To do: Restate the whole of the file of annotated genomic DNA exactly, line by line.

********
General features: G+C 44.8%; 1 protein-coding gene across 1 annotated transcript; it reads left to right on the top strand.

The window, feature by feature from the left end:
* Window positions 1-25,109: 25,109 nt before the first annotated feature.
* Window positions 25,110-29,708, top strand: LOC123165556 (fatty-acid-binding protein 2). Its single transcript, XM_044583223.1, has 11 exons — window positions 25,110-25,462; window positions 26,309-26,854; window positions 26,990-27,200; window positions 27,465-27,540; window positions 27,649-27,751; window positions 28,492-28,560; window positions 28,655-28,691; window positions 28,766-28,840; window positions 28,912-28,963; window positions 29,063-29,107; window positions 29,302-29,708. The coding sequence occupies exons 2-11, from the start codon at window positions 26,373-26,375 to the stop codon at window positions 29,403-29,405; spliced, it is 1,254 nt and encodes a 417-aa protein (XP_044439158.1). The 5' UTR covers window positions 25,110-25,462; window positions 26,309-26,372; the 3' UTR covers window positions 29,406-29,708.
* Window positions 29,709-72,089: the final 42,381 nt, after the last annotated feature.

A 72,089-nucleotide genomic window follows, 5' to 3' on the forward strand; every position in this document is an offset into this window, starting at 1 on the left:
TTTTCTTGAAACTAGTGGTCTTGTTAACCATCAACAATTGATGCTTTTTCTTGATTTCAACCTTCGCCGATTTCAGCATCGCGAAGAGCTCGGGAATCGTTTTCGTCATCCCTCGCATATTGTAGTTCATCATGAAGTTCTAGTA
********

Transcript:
General features: G+C 44.8%; 1 protein-coding gene across 1 annotated transcript; it reads left to right on the top strand.

The window, feature by feature from the left end:
* Window positions 1-25,109: 25,109 nt before the first annotated feature.
* Window positions 25,110-29,708, top strand: LOC123165556 (fatty-acid-binding protein 2). Its single transcript, XM_044583223.1, has 11 exons — window positions 25,110-25,462; window positions 26,309-26,854; window positions 26,990-27,200; window positions 27,465-27,540; window positions 27,649-27,751; window positions 28,492-28,560; window positions 28,655-28,691; window positions 28,766-28,840; window positions 28,912-28,963; window positions 29,063-29,107; window positions 29,302-29,708. The coding sequence occupies exons 2-11, from the start codon at window positions 26,373-26,375 to the stop codon at window positions 29,403-29,405; spliced, it is 1,254 nt and encodes a 417-aa protein (XP_044439158.1). The 5' UTR covers window positions 25,110-25,462; window positions 26,309-26,372; the 3' UTR covers window positions 29,406-29,708.
* Window positions 29,709-72,089: the final 42,381 nt, after the last annotated feature.

A 72,089-nucleotide genomic window follows, 5' to 3' on the forward strand; every position in this document is an offset into this window, starting at 1 on the left:
TTTTCTTGAAACTAGTGGTCTTGTTAACCATCAACAATTGATGCTTTTTCTTGATTTCAACCTTCGCCGATTTCAGCATCGCGAAGAGCTCGGGAATCGTTTTCGTCATCCCTCGCATATTGTAGTTCATCATGAAGTTCTAGTA